Google Roundup: JAMs Fast with Chrome, Dumb Phones, and VC Up

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There’s been a lot of movement this week by Internet giant Google. Not the least of its most recent announcements, Google Chrome utility and speed have been approved fairly radically. However, a move by Google to engage emerging mobile markets may spell big gains client-conversion wise. So, this week at Google, entertainment, speed, markets and increased investment are top priority. Let’s have a look.

Google's G +


Yesterday, Google announced JAM with Chrome, an interactive Web app that lets Chrome users share music in their browsers from anywhere. Billed as a sort of  Rockstar/Karaoke machine for people’s PC’s, the new service let’s wanna be or budding artists “jam” together in what Google admits is a Chrome “experimental”  HTML5 endeavor. The best way to learn about the new service is to actually see it in action.

Speedy Chrome

Also on the Google browser front, Chrome is supposedly a lot faster than ever before now. Another post on the Official Google Blog tells of lightning provoking enhancements to the browser. Okay, maybe not lightning, but speedy, nonetheless. According to Google, the little browser engine that powers Chrome is tweaked and tuned about every six weeks, the telltale “tune up” results being that Chrome is 26.3 percent faster over the last 12 months. That is according to Octane tests (below from Google).

Google Chrome Octane result

Google Chrome Octane result – last 12 months show 26.3% speed increase

Not So Dumb

In a move many will find interesting, and probably very profitable for the coming term, Google has announced a partnership with Philippines telecom operator Globe Telecom to empower even the least “smart” Internet-powered phones to smartphone-like functionality. Brilliant strategy, if you think about it: not everybody in the world owns a $600 smart device with $400 worth of accessories. Launched in what has to be considered a “test market” in Manila last week, Free Zone, powered by Google just may be the company’s most brilliant move in some time.

The service lets essentially “every” phone user “talk, chat, share, schedule, store, organize, collaborate, discover, and create” just as if they did have a new Galaxy 3S. Well, almost.

According to the Google PR (I have not tested), users take advantage of Gmail, G+, and YouTube, plus other services to do stuff like buy things and get entertained via their El Cheapo cell phones. Why is this brilliant? Think of the tens of millions of mobile users Google might convert here. They intend launching the services in other countries soon. Don’t take my word on this one, do your own due diligence via this report from the International Telecommunications Union yesterday (ITU). Measuring the Information Society 2012 is if anything, an eye opener.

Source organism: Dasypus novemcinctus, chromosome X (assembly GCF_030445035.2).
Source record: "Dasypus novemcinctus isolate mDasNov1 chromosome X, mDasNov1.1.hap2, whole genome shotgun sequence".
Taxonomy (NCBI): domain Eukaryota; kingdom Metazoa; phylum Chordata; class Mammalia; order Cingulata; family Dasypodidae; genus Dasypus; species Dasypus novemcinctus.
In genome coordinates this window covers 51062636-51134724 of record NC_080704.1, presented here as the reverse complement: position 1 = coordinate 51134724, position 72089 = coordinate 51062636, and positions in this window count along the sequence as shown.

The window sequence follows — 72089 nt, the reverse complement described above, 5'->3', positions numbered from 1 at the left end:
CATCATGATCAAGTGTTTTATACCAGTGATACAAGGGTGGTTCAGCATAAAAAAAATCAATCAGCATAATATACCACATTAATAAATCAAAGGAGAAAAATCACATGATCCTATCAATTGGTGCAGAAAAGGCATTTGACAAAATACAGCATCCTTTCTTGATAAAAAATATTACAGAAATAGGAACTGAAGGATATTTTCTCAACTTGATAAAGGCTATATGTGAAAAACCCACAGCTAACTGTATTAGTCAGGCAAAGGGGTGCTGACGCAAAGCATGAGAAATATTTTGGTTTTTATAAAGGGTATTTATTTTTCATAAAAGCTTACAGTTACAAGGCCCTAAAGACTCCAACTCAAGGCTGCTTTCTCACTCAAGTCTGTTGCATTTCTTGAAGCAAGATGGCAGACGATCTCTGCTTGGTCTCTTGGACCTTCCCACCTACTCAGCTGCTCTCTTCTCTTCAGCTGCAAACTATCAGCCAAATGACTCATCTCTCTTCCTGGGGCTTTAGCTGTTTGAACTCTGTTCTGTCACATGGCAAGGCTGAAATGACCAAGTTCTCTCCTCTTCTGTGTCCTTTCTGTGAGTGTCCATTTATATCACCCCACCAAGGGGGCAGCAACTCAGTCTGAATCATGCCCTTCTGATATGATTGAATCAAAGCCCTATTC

Sergey Brin drops by the 2012 Google Ventures Founder & CEO Summit

A barefoot’in Sergey Brin drops by the 2012 Google Ventures Founder & CEO Summit.


Finally, Google Ventures has just expanded their venture fund from $200 million to $300 million. GigaOm reported Google co-founder Sergey Brin saying of the move:

“This is a really exciting way to be really impactful on the world.

Effective, indeed. Google Ventures has fingers in lots of pies, so the number and size of those will surely now increase.

For those readers unaware, Google Ventures was founded back in 2009 as an investment arm of the parent company. The fund operates across several stages of development with some 40 to 50 startups ranging from seeds of a quarter of a million dollars, to some bigger deals worth in the tens of millions.

Image credit: Top image – courtesy Google Plus; Octane results – The Official Google Blog; Sergey Brin image – courtesy Google Ventures Facebook.

Phil Butler
Phil Butler is theEditor at Everything PR, Argophilia Travel News,  and Senior Partner at Pamil Visions PR. He’s a widely cited authority on beta startups, search engines and public relations issues, and he has covered tech news since 2004. Phil wrote in the past for ReadWriteWeb, Mashable, Profy, SitePoint, Search Engine Journal, AltSearchEngines. Follow Phil on Twitter or send him an email at phil [at] pamil-visions [dot] com.
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  • Bob Jones

    I wish Google would stop wasting time and resources on “fun” projects such as Jam and dedicate themselves to make better business solutions. There’s a big list of complaints about the Google apps suite for example, where seemingly logical features simply don’t exist. Limited mobile apps and problems with simple options such as saving data and accessing it offline. Not to mention the rubbish they let through in their marketplace which gives the whole android market a flee market feeling at times.
    Glad to see Chrome keeps getting faster though – I must admit that it’s my browser of choice and has been for quite a while now. Apps such as Raventools are also dropping toolbar development for Firefox in favor of Chrome, so they must be on to something.

    • Phil Butler

      Hey Bob, I am with you on the “game” type things, though development of that kind does lead to other discoveries and value. It seems to me Google has wasted massive resource creating some things that just don’t fly. I can think, however, of the lead in developments for G+, a lot was probably learned from the “failed” attempts beforehand.

      All that said, my Chrome does not seem so fast a lot of the time. For me, these “speed” claims are meaningless many times. It is the individual user experience that counts. To be honest, the only reason I am using Chrome now is the pain of switching back to IE.